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Featured Article

Saving images as PNG or GIF?


Should I save our web site's images as .PNG or as .GIF images?


In the far past, GIF was the standard for non-photographic images while JPEG was for photographic images. The reason is that GIF only allows 256 colors and its compression algorithm is more suited for computer drawings such as buttons, lines etc. The JPEG algorithm is very bad at such graphics e.g. it will have a big quality problem with compressing an image that consists of a thin black line on white ground. GIF would be ideal for that. JPEG on the other hand is ideal for compressing a photo of a sunset with no visible loss. (It does lose many pixels' exact color information but not visible to the human eye.)

After GIF had become a standard, the US based company Unisys remembered that they had a patent on the LZW compression algorithm which is used in GIF. They charged a fee for any application that could read or write GIF images. Note: The Unisys LZW patent expired in the USA on June 20, 2003. It also expired in Canada, France, Italy, Germany, the United Kingdom, and Japan.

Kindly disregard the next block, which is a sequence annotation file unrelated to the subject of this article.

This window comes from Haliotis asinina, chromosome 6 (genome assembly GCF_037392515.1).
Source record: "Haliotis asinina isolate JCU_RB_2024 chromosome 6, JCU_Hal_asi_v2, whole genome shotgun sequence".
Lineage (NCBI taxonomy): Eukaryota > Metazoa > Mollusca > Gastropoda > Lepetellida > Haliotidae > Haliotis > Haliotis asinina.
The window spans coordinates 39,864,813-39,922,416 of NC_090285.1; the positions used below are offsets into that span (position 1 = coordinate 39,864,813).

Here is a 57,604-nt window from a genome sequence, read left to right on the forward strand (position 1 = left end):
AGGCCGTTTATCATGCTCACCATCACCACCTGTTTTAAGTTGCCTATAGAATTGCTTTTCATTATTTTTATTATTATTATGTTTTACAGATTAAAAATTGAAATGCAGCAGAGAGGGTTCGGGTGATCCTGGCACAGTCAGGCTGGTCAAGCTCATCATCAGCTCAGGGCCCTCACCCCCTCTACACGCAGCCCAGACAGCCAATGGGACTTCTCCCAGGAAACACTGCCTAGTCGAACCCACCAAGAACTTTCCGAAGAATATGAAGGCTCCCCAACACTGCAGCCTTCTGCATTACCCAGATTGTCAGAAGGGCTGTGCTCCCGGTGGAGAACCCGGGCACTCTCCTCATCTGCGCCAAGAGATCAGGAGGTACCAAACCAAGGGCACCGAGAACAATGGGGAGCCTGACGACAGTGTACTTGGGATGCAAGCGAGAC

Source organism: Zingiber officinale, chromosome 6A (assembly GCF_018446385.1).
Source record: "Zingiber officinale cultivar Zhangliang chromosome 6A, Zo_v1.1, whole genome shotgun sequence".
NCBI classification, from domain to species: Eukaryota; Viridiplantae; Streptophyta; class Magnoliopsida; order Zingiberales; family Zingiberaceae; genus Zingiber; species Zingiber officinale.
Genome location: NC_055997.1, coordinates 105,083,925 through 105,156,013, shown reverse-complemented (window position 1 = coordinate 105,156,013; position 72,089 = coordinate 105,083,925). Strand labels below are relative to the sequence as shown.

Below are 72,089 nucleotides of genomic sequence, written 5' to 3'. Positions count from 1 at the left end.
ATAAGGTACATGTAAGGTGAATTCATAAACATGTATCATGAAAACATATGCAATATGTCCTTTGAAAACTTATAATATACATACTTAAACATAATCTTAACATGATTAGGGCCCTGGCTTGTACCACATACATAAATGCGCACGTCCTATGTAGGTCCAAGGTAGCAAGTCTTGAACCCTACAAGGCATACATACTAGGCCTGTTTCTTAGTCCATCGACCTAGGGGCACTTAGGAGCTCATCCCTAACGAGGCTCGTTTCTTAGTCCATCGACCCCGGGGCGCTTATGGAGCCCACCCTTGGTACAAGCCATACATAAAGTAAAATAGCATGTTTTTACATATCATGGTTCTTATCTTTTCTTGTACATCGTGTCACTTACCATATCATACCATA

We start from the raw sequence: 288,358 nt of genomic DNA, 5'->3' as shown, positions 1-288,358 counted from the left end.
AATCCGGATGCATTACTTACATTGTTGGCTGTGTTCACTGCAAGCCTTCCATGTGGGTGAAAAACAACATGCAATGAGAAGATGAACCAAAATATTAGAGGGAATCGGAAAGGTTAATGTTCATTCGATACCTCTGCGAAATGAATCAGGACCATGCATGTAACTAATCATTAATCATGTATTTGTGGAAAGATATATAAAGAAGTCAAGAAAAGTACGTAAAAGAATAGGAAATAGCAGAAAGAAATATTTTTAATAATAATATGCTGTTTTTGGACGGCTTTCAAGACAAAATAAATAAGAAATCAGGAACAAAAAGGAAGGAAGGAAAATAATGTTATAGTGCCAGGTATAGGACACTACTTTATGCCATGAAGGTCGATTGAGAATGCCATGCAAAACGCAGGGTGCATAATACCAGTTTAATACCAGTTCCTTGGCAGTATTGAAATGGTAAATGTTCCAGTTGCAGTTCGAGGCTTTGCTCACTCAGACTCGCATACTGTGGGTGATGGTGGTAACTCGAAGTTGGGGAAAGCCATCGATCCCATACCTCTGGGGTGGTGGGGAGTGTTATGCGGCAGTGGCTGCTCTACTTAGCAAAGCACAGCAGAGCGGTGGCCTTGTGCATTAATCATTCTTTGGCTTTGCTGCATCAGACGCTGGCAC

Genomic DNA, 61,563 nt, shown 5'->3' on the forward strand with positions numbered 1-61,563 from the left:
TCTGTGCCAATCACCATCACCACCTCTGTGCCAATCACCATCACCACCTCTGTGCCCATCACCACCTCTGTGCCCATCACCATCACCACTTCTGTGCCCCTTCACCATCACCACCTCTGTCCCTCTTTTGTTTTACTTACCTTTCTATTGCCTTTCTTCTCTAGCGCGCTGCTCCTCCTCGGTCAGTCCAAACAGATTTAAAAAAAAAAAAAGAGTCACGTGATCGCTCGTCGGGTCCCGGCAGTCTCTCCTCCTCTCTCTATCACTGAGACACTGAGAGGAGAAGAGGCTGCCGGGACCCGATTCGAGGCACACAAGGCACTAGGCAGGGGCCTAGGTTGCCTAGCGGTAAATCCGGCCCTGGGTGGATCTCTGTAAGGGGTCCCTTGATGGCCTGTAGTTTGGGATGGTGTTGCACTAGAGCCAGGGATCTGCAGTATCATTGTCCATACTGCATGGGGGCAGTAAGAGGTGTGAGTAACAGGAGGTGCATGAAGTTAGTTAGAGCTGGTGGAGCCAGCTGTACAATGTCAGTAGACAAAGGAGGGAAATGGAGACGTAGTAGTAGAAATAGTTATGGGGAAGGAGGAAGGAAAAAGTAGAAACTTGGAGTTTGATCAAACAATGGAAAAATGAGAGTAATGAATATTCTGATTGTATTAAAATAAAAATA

For that reason in 1995 an alternative for GIF was created: PNG.

PNG is like GIF lossless, meaning very suitable for computer graphics. It compresses better than GIF though, in almost all cases. PNG also allows more than 256 colors plus it allows variable transparency (alpha channel). PNG allows to store correction factors for brightness (gamma factor) and color hue (GIF does not).

When PNG came out, it was questionable if it was going to be successful simply because GIF images were everywhere and supported by all software (even though the publisher had to pay a fee to Unisys then, even if it was freeware).

However, since ~ 2000, all browsers support PNG, meanwhile even the dreaded Internet Explorer does it error-free.

Therefore I recommend using PNG images for new projects.

Visit to see about the status of PNG support and development.

Generated 8:01:56 on Apr 7, 2020